You could just print on nice paper and frame as is. This is a great option especially if you are making them poster size. Send them to a local printer to print on large paper, put them in a frame (ikea has inexpensive big ones) and you are set. I wanted to go one step further with mine and give them more of a handmade look by painting them. So I’ll show you how that is done.

STEP ONE // transfer silhouette to good paper


begin by flipping over your printout and scribbling along the outlines.


Now flip your paper back over, center over the good paper and trace the printout lines (it helps to use a freshly sharpened pencil). The lead you scribbled on the back of the paper acts like graphite paper and will leave a faint outline of your original printout. This is such a simple method for transferring artwork. Tip: if you are transferring to dark paper, use chalk on the back instead of lead.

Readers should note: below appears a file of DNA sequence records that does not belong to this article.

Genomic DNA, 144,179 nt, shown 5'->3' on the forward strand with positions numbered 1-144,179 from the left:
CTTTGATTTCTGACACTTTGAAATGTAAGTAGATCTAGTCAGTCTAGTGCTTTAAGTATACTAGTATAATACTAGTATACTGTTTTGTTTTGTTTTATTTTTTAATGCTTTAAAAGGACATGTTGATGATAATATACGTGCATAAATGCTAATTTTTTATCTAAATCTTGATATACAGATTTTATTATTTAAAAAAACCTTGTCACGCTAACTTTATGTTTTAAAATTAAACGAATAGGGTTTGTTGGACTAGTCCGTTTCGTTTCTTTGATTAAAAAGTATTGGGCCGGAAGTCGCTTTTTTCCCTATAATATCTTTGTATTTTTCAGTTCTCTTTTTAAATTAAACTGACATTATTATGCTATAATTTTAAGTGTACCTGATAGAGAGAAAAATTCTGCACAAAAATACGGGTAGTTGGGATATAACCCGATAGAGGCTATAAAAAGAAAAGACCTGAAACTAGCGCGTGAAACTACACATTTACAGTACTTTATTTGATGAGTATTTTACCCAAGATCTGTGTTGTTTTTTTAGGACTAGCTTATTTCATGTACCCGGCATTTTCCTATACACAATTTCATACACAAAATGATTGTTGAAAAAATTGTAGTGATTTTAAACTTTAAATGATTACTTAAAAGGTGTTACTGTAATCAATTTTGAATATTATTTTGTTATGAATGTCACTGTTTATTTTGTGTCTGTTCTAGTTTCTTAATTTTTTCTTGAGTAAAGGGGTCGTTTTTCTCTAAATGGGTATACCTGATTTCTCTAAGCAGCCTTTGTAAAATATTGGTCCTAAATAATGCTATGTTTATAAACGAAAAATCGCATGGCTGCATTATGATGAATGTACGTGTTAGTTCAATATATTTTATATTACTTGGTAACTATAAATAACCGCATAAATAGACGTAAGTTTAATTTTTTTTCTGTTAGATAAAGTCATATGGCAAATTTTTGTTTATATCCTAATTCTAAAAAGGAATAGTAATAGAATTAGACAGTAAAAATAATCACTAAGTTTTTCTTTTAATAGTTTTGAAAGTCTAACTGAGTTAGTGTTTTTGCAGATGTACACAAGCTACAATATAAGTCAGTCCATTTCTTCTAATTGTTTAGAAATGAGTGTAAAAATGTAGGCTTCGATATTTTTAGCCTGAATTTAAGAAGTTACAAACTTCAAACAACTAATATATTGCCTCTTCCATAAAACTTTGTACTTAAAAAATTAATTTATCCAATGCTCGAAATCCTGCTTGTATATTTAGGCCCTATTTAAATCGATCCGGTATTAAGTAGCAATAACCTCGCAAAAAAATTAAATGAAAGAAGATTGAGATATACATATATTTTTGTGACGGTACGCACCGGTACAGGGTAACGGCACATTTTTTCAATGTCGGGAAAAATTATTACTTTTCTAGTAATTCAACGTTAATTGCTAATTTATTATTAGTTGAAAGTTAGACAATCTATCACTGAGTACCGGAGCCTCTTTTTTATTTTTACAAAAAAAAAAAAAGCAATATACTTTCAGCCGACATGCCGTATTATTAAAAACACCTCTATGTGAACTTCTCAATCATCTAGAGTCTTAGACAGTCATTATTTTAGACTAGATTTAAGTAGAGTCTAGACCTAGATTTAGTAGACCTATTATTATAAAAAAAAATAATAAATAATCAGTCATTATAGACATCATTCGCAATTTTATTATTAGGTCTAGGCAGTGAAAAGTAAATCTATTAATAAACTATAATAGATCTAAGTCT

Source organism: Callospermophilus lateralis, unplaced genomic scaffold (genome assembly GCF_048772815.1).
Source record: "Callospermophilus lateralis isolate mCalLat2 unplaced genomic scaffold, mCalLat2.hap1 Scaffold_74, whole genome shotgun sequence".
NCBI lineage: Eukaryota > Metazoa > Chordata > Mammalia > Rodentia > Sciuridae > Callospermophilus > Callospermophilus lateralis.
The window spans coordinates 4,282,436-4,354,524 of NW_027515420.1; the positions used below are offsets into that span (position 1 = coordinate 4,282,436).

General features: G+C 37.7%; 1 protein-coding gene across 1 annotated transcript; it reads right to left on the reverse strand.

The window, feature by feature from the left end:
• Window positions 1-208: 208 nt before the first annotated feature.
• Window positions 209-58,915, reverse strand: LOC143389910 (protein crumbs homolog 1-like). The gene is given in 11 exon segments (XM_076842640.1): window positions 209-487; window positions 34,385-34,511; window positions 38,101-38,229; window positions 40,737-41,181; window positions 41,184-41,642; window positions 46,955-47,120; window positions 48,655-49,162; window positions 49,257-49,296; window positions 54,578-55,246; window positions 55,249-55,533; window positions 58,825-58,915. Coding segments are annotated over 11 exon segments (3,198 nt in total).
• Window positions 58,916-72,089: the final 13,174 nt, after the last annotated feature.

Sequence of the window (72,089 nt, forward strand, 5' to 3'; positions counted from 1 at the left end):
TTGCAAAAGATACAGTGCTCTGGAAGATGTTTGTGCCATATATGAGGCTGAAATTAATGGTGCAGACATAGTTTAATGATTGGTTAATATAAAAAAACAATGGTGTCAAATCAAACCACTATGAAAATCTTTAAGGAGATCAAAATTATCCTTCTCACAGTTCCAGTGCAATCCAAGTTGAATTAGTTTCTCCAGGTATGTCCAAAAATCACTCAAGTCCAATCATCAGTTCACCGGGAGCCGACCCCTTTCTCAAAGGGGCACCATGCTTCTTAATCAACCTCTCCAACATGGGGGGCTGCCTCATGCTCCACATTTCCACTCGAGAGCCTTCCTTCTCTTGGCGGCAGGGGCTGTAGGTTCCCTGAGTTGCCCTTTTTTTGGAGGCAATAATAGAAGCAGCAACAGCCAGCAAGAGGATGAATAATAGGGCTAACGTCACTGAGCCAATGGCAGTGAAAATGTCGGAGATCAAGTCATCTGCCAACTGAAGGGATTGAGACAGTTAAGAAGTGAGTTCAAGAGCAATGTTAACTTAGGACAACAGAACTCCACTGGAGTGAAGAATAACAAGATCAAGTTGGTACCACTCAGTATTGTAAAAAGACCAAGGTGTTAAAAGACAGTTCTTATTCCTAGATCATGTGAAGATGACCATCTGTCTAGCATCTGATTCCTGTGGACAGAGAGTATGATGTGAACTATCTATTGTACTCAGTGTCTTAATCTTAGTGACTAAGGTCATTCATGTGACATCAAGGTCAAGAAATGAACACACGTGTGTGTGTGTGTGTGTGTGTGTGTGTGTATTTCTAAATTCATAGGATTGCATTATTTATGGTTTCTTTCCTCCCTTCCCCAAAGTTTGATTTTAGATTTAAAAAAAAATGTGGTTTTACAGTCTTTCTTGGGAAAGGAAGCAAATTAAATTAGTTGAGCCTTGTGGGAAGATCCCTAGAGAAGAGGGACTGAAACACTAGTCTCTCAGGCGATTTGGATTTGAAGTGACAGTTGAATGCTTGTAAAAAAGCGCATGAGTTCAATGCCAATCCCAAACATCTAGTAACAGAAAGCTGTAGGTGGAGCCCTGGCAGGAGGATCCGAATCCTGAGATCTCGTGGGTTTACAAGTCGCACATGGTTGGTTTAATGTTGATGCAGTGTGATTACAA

STEP TWO // paint


I used regular acrylic craft paint and two different brushes. Let dry for a few minutes.


STEP THREE // frame


center your painted artwork in mat and tape to hold in place. Washi tape is great for this because it removes easily if you need to adjust the art.


And you’re finished.


Just for fun, I embellished this little silhouette with a mini headband cut out of scrapbook paper.


Assorted flowers and leaves glue-sticked on because, why not?!!